In his January 20, 2015 State of the Union Address, Barack Obama announced that he was “launching a new Precision Medicine Initiative….” In a more detailed conference on the 30th, he described precision medicine as “delivering the right treatments, at the right time, every time to the right person.” Sounds good, right?
But what does that mean exactly? The following definition is from the White House Office of Science and Technology Policy: Precision medicine is medicine “that takes into account individual differences in people’s genes, environments, and lifestyles, making it possible to design highly effective, targeted treatments.” Many people trace the term itself to the 2008 book, The Innovator’s Prescription, by Clayton Christensen of the Harvard Business School. His definition is medicine in which diagnostics are good enough to allow “therapy that is predictably effective for each patient.”
The term “precision medicine” first appeared in Google Trends and in PubMed in 2011. Searches for a related term, “personalized medicine” appeared in 2005. Only in the past week (no doubt due to the State of the Union Address) did searches for precision medicine overtake searches for personalized medicine. Also note that 70% of PubMed hits for precision medicine were published in 2014 or later. What caused the shift to happen in 2011? That was the year of the National Research Council (NRC) report “Toward Precision Medicine: Building a Knowledge Network for Biomedical Research and a New Taxonomy of Disease.” This report favors the new term because it is “less likely to be misinterpreted as meaning that each patient will be treated differently.”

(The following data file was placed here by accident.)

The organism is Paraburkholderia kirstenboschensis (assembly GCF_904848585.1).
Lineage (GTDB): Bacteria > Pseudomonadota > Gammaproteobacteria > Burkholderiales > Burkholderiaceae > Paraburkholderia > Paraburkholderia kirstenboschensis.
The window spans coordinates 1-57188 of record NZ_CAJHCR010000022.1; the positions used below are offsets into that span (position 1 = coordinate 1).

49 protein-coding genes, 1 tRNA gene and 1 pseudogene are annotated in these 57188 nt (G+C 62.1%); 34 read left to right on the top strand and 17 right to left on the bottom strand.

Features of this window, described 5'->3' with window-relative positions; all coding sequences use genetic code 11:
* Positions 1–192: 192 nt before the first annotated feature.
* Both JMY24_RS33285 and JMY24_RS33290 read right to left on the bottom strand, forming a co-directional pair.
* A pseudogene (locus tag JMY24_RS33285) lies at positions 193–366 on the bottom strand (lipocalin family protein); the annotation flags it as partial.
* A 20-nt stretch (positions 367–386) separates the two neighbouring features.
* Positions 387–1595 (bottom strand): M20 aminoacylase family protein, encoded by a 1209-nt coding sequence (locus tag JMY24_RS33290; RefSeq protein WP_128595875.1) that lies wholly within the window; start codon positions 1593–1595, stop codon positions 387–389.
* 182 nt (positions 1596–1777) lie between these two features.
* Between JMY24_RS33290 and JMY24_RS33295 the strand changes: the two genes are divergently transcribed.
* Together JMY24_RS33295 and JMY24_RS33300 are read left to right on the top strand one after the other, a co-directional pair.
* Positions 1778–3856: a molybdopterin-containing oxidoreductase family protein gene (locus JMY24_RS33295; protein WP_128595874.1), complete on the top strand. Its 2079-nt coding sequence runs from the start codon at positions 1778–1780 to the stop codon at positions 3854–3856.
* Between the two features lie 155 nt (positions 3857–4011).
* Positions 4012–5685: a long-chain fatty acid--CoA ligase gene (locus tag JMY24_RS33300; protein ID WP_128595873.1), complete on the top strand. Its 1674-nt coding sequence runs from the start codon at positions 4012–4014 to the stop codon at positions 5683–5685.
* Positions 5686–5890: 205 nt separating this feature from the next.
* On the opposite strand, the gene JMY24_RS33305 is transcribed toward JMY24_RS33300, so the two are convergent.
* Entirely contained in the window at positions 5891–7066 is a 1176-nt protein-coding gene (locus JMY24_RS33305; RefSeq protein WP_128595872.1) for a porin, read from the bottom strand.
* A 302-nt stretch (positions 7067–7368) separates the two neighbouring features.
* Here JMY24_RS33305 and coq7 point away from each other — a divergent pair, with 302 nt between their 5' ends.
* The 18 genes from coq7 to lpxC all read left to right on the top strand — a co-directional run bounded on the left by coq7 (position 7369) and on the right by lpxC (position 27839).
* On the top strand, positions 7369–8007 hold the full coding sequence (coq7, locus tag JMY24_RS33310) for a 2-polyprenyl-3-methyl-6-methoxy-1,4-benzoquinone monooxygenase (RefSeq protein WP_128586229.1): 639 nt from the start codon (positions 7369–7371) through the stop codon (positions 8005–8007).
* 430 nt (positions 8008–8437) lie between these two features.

President Obama’s initiative will request $130 million for the National Institutes of Health, $70 million for the National Cancer Institute, $10 million for the FDA, and $5 million for Office of the National Coordinator for Health Information Technology. This $130 million will go toward a “national research cohort of a million or more volunteers,” who will contribute “medical records; profiles of the patient’s genes, metabolites (chemical makeup), and microorganisms in and on the body; environmental and lifestyle data; patient-generated information; and personal device and sensor data.” This type of cohort is mentioned in the NRC report, which terms it the Million American Genomes Initiative (MAGI). It is worth noting that other countries are already working on building similar cohorts, and so is the U.S. in the form of the Million Veteran Program.